CLIPBOARD selection is used when the user selects some data and explicitly requests it to be "copied" to the clipboard, such as by invoking "Copy" under the "Edit" menu of an application. An associated request of "Paste" results in the data of the
CLIPBOARD selection being used.
At the level of the core protocol, the
CLIPBOARD selections do not differ. But the
xclipboard client makes them behave differently. In particular, when another client asserts the ownership of the
CLIPBOARD selection, this program requests and displays it in a window. Any further request for this selection are handled by
xclipboard. This way, the content of the selection survives the client having copied it.
Cut buffers are another mechanism to transfer data, in particular selected text. They are window properties of the root window, named
CUT_BUFFER1, etc. Unlike selections, cut buffers do not involve a direct interaction between clients. Rather, when text is selected in a window, the window owner copies this text into the property of the root window called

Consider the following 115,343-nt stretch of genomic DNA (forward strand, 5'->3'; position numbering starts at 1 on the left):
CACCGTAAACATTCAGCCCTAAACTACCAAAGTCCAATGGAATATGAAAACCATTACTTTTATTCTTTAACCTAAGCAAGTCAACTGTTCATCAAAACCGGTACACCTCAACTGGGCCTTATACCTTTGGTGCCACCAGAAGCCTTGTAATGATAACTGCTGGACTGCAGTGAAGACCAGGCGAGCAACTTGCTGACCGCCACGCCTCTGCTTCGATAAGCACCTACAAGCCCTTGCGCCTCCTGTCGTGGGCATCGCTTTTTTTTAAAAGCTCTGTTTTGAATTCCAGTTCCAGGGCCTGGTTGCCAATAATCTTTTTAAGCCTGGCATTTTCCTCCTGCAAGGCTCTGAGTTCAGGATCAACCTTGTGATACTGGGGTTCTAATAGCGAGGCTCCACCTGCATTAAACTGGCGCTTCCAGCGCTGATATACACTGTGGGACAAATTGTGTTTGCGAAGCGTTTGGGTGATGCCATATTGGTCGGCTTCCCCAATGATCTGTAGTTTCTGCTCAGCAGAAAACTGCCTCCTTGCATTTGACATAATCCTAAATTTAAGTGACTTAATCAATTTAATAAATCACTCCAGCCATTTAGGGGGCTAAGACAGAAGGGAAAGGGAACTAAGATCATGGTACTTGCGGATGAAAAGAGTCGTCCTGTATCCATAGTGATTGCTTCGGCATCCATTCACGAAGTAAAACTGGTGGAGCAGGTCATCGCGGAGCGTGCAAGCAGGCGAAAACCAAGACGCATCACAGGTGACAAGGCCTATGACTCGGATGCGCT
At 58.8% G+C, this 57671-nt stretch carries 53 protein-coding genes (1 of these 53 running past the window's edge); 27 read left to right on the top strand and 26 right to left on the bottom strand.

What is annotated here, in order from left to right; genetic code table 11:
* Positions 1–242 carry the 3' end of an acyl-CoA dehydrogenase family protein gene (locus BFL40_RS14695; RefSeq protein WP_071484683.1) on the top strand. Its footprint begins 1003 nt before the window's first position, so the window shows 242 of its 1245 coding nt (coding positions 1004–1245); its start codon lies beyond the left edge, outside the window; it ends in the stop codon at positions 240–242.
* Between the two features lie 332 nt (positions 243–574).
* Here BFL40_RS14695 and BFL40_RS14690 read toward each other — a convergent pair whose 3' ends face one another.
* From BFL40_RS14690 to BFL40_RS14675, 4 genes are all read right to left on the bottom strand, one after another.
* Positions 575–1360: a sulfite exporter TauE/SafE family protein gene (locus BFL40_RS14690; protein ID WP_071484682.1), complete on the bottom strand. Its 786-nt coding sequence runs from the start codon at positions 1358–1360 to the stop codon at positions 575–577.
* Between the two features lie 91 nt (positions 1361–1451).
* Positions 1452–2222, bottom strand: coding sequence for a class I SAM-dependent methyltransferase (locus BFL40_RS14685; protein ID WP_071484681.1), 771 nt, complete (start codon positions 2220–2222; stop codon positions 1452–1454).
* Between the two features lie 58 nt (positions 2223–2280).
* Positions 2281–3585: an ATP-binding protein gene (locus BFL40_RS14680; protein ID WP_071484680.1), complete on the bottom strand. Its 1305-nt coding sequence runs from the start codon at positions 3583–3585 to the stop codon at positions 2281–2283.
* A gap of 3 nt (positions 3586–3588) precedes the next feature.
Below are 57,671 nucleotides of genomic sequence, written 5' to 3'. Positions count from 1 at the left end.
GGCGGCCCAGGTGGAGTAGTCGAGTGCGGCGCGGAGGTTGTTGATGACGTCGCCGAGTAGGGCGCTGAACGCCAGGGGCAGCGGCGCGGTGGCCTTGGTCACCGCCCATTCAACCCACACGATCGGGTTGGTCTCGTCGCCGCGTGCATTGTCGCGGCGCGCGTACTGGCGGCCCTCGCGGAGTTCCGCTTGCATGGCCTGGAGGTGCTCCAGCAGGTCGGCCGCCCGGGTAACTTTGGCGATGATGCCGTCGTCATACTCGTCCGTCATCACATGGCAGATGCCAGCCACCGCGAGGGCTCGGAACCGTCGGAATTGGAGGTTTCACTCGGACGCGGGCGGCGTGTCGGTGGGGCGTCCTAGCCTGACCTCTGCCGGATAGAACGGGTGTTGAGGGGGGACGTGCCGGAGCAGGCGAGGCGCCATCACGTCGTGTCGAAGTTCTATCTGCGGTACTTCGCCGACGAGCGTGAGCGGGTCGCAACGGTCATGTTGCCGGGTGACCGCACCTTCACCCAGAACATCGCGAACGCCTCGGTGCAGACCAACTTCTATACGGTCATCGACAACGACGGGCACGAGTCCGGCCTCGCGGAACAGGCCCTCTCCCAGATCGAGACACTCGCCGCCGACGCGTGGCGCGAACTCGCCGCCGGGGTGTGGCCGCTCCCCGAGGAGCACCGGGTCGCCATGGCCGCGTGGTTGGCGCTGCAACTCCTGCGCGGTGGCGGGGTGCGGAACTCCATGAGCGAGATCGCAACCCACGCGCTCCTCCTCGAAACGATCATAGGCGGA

CUT_BUFFER1. When the user pastes the text in another window, the window owner reads this property of the root window.
xcutsel program transfers data between selections and cut buffers, and the
xcb program allows various kinds of access to the cut buffers.
Cut buffers are considered obsolete.
Drag-and-drop in the X Window System is regulated by the Xdnd convention. When the user drags the selected text into a window and releases the mouse button, the exchange of data is done as for the primary selection. Drag-and-drop is complicated by what happens during the drag. Namely, when the user drags the selection to different parts of the desktop or a window, the user expects to be able to tell whether text can be dropped or not. In particular, the target should display visual feedback on whether or not it will accept the drop, and the cursor should change to indicate the action that will be taken; e.g., copy or move.